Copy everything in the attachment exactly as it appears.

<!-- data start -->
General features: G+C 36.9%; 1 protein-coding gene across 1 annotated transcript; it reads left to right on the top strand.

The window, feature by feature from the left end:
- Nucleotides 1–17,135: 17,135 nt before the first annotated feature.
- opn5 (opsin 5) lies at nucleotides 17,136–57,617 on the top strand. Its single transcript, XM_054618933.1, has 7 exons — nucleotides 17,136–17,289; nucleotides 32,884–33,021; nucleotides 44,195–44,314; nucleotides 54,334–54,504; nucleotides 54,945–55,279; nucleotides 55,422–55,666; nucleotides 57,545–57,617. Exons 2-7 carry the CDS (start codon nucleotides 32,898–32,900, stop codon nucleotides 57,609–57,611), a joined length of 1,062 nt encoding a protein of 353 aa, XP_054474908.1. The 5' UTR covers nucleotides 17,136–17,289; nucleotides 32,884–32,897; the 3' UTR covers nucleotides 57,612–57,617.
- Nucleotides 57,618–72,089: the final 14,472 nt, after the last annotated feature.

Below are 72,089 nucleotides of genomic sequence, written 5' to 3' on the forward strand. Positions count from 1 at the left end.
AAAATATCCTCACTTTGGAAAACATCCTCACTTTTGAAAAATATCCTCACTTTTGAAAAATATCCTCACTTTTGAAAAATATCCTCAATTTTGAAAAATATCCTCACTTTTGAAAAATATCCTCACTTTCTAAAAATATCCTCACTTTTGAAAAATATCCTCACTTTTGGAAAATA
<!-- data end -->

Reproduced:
General features: G+C 36.9%; 1 protein-coding gene across 1 annotated transcript; it reads left to right on the top strand.

The window, feature by feature from the left end:
- Nucleotides 1–17,135: 17,135 nt before the first annotated feature.
- opn5 (opsin 5) lies at nucleotides 17,136–57,617 on the top strand. Its single transcript, XM_054618933.1, has 7 exons — nucleotides 17,136–17,289; nucleotides 32,884–33,021; nucleotides 44,195–44,314; nucleotides 54,334–54,504; nucleotides 54,945–55,279; nucleotides 55,422–55,666; nucleotides 57,545–57,617. Exons 2-7 carry the CDS (start codon nucleotides 32,898–32,900, stop codon nucleotides 57,609–57,611), a joined length of 1,062 nt encoding a protein of 353 aa, XP_054474908.1. The 5' UTR covers nucleotides 17,136–17,289; nucleotides 32,884–32,897; the 3' UTR covers nucleotides 57,612–57,617.
- Nucleotides 57,618–72,089: the final 14,472 nt, after the last annotated feature.

Below are 72,089 nucleotides of genomic sequence, written 5' to 3' on the forward strand. Positions count from 1 at the left end.
AAAATATCCTCACTTTGGAAAACATCCTCACTTTTGAAAAATATCCTCACTTTTGAAAAATATCCTCACTTTTGAAAAATATCCTCAATTTTGAAAAATATCCTCACTTTTGAAAAATATCCTCACTTTCTAAAAATATCCTCACTTTTGAAAAATATCCTCACTTTTGGAAAATA